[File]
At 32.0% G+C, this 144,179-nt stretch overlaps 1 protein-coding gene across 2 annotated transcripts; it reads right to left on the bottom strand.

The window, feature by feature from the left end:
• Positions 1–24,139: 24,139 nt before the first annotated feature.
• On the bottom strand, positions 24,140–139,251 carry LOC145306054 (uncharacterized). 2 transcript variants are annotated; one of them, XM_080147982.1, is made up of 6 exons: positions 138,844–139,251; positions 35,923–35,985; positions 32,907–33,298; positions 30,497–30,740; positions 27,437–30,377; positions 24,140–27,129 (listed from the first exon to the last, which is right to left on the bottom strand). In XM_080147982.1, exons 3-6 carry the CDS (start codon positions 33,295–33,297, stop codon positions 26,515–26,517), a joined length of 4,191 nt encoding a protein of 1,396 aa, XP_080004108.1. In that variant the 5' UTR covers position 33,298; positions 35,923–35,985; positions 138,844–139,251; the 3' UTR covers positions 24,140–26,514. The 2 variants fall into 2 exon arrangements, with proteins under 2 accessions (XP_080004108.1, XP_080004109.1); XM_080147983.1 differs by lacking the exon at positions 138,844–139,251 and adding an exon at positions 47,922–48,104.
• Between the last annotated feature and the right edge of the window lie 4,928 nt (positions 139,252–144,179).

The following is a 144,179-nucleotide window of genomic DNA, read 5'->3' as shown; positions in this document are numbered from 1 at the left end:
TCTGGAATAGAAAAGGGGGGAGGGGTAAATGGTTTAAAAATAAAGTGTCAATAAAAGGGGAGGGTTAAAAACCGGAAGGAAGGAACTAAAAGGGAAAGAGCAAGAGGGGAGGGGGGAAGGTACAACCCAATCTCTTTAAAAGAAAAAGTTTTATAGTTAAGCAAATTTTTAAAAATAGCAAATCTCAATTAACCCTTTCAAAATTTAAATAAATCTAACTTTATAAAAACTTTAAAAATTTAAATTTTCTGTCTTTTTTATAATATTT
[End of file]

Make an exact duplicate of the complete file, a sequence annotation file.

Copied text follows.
At 32.0% G+C, this 144,179-nt stretch overlaps 1 protein-coding gene across 2 annotated transcripts; it reads right to left on the bottom strand.

The window, feature by feature from the left end:
• Positions 1–24,139: 24,139 nt before the first annotated feature.
• On the bottom strand, positions 24,140–139,251 carry LOC145306054 (uncharacterized). 2 transcript variants are annotated; one of them, XM_080147982.1, is made up of 6 exons: positions 138,844–139,251; positions 35,923–35,985; positions 32,907–33,298; positions 30,497–30,740; positions 27,437–30,377; positions 24,140–27,129 (listed from the first exon to the last, which is right to left on the bottom strand). In XM_080147982.1, exons 3-6 carry the CDS (start codon positions 33,295–33,297, stop codon positions 26,515–26,517), a joined length of 4,191 nt encoding a protein of 1,396 aa, XP_080004108.1. In that variant the 5' UTR covers position 33,298; positions 35,923–35,985; positions 138,844–139,251; the 3' UTR covers positions 24,140–26,514. The 2 variants fall into 2 exon arrangements, with proteins under 2 accessions (XP_080004108.1, XP_080004109.1); XM_080147983.1 differs by lacking the exon at positions 138,844–139,251 and adding an exon at positions 47,922–48,104.
• Between the last annotated feature and the right edge of the window lie 4,928 nt (positions 139,252–144,179).

The following is a 144,179-nucleotide window of genomic DNA, read 5'->3' as shown; positions in this document are numbered from 1 at the left end:
TCTGGAATAGAAAAGGGGGGAGGGGTAAATGGTTTAAAAATAAAGTGTCAATAAAAGGGGAGGGTTAAAAACCGGAAGGAAGGAACTAAAAGGGAAAGAGCAAGAGGGGAGGGGGGAAGGTACAACCCAATCTCTTTAAAAGAAAAAGTTTTATAGTTAAGCAAATTTTTAAAAATAGCAAATCTCAATTAACCCTTTCAAAATTTAAATAAATCTAACTTTATAAAAACTTTAAAAATTTAAATTTTCTGTCTTTTTTATAATATTT